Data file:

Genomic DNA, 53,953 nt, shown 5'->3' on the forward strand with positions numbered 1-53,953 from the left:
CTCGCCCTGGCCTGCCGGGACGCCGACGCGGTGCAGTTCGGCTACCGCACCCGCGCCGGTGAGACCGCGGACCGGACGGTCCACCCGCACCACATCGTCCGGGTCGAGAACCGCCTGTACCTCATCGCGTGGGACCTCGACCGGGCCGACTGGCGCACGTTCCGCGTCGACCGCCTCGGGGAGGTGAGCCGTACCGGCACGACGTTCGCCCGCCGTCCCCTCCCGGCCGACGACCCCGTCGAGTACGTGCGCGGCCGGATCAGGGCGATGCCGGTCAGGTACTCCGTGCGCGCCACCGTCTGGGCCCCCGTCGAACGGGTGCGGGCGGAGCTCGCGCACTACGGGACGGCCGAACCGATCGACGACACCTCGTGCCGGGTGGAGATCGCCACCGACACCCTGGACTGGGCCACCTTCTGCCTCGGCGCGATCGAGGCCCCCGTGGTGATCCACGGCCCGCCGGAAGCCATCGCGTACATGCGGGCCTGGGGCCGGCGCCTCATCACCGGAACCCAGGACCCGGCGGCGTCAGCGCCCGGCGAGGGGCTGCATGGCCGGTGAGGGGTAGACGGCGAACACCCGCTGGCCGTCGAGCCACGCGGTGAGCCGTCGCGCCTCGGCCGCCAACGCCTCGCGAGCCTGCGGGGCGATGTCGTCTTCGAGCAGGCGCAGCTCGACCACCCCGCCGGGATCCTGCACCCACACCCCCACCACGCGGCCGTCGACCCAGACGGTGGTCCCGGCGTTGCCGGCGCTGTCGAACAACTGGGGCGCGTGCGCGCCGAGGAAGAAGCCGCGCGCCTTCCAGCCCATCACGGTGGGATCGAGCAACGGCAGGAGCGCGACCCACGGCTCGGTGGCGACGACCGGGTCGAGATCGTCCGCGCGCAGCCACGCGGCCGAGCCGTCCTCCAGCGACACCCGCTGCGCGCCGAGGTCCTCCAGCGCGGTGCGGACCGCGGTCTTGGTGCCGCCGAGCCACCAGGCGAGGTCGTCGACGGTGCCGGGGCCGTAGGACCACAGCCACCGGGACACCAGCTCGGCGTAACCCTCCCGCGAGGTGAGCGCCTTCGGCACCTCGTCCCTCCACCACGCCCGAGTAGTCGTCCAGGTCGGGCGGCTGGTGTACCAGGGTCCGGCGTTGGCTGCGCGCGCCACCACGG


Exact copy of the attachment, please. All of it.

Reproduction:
Genomic DNA, 53,953 nt, shown 5'->3' on the forward strand with positions numbered 1-53,953 from the left:
CTCGCCCTGGCCTGCCGGGACGCCGACGCGGTGCAGTTCGGCTACCGCACCCGCGCCGGTGAGACCGCGGACCGGACGGTCCACCCGCACCACATCGTCCGGGTCGAGAACCGCCTGTACCTCATCGCGTGGGACCTCGACCGGGCCGACTGGCGCACGTTCCGCGTCGACCGCCTCGGGGAGGTGAGCCGTACCGGCACGACGTTCGCCCGCCGTCCCCTCCCGGCCGACGACCCCGTCGAGTACGTGCGCGGCCGGATCAGGGCGATGCCGGTCAGGTACTCCGTGCGCGCCACCGTCTGGGCCCCCGTCGAACGGGTGCGGGCGGAGCTCGCGCACTACGGGACGGCCGAACCGATCGACGACACCTCGTGCCGGGTGGAGATCGCCACCGACACCCTGGACTGGGCCACCTTCTGCCTCGGCGCGATCGAGGCCCCCGTGGTGATCCACGGCCCGCCGGAAGCCATCGCGTACATGCGGGCCTGGGGCCGGCGCCTCATCACCGGAACCCAGGACCCGGCGGCGTCAGCGCCCGGCGAGGGGCTGCATGGCCGGTGAGGGGTAGACGGCGAACACCCGCTGGCCGTCGAGCCACGCGGTGAGCCGTCGCGCCTCGGCCGCCAACGCCTCGCGAGCCTGCGGGGCGATGTCGTCTTCGAGCAGGCGCAGCTCGACCACCCCGCCGGGATCCTGCACCCACACCCCCACCACGCGGCCGTCGACCCAGACGGTGGTCCCGGCGTTGCCGGCGCTGTCGAACAACTGGGGCGCGTGCGCGCCGAGGAAGAAGCCGCGCGCCTTCCAGCCCATCACGGTGGGATCGAGCAACGGCAGGAGCGCGACCCACGGCTCGGTGGCGACGACCGGGTCGAGATCGTCCGCGCGCAGCCACGCGGCCGAGCCGTCCTCCAGCGACACCCGCTGCGCGCCGAGGTCCTCCAGCGCGGTGCGGACCGCGGTCTTGGTGCCGCCGAGCCACCAGGCGAGGTCGTCGACGGTGCCGGGGCCGTAGGACCACAGCCACCGGGACACCAGCTCGGCGTAACCCTCCCGCGAGGTGAGCGCCTTCGGCACCTCGTCCCTCCACCACGCCCGAGTAGTCGTCCAGGTCGGGCGGCTGGTGTACCAGGGTCCGGCGTTGGCTGCGCGCGCCACCACGG